Included on NPR’s list of “Best Commencement Speeches, Ever”, named one of Newsweek’s “Women Shaping the 21st Century,” and recently selected for Albert Einstein Foundation’s upcoming book Genius: 100 Visions for the Future, Tiffany Shlain is an award-winning filmmaker, founder of the Webby Awards, and world-renowned dynamic speaker known for her visually stimulating, big picture, provocative, inspiring, engaging and powerful keynotes. With cinematic videos from her films playing in the background, Tiffany brings audiences on a ride that will make them think, laugh, connect, and think in new ways that most keynote settings don’t generally experience. Her talks explore issues around technology, neuroscience, creativity, gender equality, the science of character and the importance of unplugging. She is currently experimenting with what she is calling “Spoken Cinema”, where she includes a live narration of one of her films and includes the audience members in the questions she is exploring in the film.
Tiffany has given over 100 keynotes at institutions including at Google, Harvard, NASA, The Aspen Institute, The Chicago Ideas Festival and was the closing speaker for TEDWomen and TEDMED. Tiffany was also the on-air Internet expert on ABC’s Good Morning America with Diane Sawyer, is a Henry Crown Fellow of The Aspen Institute, an advisor to The Institute for the Future, and was invited to advise then Secretary of State Hillary Clinton about the Internet and technology. She was recently selected by the Albert Einstein Foundation to contribute to their new book Genius: 100 Visions for the Future. She currently serves on the Leadership Board of The Center on Media and Child Health at Harvard’s Boston Children’s Hospital.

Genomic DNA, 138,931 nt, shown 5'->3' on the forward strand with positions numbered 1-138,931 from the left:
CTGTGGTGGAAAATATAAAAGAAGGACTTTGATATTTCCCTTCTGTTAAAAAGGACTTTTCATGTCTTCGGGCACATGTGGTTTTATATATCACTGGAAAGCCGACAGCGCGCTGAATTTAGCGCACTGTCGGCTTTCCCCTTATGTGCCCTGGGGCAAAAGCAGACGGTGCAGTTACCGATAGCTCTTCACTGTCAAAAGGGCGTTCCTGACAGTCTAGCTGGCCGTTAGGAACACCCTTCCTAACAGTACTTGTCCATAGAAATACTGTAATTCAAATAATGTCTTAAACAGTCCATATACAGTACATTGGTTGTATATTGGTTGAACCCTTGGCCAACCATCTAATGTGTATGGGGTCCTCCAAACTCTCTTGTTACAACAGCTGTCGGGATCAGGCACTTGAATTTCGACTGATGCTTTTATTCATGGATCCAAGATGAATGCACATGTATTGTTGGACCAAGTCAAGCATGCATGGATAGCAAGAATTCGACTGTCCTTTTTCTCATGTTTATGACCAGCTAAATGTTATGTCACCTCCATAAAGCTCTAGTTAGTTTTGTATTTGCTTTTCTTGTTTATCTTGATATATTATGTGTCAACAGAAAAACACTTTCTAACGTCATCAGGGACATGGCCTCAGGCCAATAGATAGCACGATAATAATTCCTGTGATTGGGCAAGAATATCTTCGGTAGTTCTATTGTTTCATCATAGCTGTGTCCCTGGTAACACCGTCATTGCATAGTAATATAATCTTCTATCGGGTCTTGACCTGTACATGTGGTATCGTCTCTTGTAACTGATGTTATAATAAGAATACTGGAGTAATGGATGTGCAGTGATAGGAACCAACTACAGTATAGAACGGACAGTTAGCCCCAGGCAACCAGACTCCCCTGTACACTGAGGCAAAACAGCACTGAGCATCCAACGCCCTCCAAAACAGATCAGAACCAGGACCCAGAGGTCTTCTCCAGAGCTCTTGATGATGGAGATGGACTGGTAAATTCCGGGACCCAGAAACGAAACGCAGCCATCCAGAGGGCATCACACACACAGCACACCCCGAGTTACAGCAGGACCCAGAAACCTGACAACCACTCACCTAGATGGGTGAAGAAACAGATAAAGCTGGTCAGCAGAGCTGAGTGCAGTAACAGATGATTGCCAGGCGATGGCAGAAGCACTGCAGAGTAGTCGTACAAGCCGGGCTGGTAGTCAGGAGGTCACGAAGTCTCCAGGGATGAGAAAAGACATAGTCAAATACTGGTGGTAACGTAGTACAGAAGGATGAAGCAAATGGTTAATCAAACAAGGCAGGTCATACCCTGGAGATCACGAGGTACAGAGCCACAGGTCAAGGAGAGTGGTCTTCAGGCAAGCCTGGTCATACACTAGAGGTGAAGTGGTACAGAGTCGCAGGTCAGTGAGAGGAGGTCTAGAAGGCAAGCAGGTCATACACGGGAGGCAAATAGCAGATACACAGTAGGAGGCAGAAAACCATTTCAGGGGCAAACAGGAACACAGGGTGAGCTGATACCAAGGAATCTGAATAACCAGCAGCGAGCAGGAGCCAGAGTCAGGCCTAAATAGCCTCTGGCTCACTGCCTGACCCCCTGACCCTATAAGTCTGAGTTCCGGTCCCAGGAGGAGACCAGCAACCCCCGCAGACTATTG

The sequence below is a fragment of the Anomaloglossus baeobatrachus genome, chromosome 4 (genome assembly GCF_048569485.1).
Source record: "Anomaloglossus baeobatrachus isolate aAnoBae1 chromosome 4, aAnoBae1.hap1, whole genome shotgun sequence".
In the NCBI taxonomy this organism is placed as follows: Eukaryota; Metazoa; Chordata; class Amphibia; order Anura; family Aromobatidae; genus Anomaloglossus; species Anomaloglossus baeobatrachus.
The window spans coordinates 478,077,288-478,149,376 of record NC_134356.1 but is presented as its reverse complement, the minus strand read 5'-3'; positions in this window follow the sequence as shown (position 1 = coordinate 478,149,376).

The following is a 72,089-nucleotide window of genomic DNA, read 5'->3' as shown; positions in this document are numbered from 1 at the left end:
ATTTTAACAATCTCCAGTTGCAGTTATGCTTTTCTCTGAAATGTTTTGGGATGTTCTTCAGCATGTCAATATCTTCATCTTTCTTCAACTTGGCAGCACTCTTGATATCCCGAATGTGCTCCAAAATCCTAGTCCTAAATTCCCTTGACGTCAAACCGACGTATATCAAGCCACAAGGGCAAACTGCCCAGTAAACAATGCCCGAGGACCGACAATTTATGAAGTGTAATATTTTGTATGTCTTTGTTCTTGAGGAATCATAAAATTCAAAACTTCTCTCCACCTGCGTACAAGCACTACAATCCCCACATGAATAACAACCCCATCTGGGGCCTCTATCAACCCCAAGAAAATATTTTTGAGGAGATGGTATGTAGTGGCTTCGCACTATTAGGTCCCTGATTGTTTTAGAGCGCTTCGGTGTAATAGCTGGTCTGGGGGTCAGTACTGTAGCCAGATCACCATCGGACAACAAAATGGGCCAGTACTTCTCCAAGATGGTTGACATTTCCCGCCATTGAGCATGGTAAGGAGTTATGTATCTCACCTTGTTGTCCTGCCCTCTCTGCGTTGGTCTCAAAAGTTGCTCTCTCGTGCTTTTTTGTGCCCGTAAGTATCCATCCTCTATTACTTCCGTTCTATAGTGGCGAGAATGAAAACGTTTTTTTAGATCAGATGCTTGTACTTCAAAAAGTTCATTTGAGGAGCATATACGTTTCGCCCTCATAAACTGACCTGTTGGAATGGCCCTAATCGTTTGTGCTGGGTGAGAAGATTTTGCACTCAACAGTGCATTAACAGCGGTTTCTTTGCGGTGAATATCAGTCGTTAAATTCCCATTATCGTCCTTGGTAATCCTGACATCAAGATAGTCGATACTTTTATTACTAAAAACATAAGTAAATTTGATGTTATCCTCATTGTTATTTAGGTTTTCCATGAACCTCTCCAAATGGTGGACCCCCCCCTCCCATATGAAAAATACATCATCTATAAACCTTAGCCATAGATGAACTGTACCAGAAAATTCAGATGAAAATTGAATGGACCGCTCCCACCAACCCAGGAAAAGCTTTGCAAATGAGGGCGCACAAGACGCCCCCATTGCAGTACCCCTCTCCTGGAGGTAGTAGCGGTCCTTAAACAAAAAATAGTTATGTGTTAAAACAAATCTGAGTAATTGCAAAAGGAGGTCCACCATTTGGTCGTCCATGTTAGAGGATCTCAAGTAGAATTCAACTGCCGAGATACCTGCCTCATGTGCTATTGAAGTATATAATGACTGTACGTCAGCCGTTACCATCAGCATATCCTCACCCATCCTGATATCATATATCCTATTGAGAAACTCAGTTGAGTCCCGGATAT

A list of Tiffany's recent talks and events can be found HERE.
For speaking inquiries based on Tiffany’s book 24/6: The Power of Unplugging One Day a Week, contact Erin Simpson: firstname.lastname@example.org
For speaking inquires based on Tiffany’s films, Character Day, 50/50 Day, or Let it Ripple, contact Sawyer Steele: